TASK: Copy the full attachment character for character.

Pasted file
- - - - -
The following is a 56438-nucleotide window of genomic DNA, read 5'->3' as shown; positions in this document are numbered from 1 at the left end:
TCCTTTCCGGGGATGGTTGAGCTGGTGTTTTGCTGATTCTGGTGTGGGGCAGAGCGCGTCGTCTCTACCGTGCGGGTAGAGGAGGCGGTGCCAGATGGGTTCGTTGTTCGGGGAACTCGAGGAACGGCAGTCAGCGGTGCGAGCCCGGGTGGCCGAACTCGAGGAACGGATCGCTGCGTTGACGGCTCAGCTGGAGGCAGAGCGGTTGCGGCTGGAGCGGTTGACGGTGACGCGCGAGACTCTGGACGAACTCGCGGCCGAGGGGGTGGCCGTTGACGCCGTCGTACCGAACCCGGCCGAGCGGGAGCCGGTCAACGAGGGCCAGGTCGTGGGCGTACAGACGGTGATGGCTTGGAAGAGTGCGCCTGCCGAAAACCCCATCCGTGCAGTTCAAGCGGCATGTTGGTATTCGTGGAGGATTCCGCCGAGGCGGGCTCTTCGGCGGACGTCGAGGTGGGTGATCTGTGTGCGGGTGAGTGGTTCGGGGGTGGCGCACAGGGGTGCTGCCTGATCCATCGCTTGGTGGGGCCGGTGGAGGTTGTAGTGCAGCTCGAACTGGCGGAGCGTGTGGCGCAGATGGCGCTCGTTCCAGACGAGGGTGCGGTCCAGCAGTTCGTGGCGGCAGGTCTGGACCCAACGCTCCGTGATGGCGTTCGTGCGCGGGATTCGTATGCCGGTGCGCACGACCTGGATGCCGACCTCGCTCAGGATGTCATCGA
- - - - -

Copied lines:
The following is a 56438-nucleotide window of genomic DNA, read 5'->3' as shown; positions in this document are numbered from 1 at the left end:
TCCTTTCCGGGGATGGTTGAGCTGGTGTTTTGCTGATTCTGGTGTGGGGCAGAGCGCGTCGTCTCTACCGTGCGGGTAGAGGAGGCGGTGCCAGATGGGTTCGTTGTTCGGGGAACTCGAGGAACGGCAGTCAGCGGTGCGAGCCCGGGTGGCCGAACTCGAGGAACGGATCGCTGCGTTGACGGCTCAGCTGGAGGCAGAGCGGTTGCGGCTGGAGCGGTTGACGGTGACGCGCGAGACTCTGGACGAACTCGCGGCCGAGGGGGTGGCCGTTGACGCCGTCGTACCGAACCCGGCCGAGCGGGAGCCGGTCAACGAGGGCCAGGTCGTGGGCGTACAGACGGTGATGGCTTGGAAGAGTGCGCCTGCCGAAAACCCCATCCGTGCAGTTCAAGCGGCATGTTGGTATTCGTGGAGGATTCCGCCGAGGCGGGCTCTTCGGCGGACGTCGAGGTGGGTGATCTGTGTGCGGGTGAGTGGTTCGGGGGTGGCGCACAGGGGTGCTGCCTGATCCATCGCTTGGTGGGGCCGGTGGAGGTTGTAGTGCAGCTCGAACTGGCGGAGCGTGTGGCGCAGATGGCGCTCGTTCCAGACGAGGGTGCGGTCCAGCAGTTCGTGGCGGCAGGTCTGGACCCAACGCTCCGTGATGGCGTTCGTGCGCGGGATTCGTATGCCGGTGCGCACGACCTGGATGCCGACCTCGCTCAGGATGTCATCGA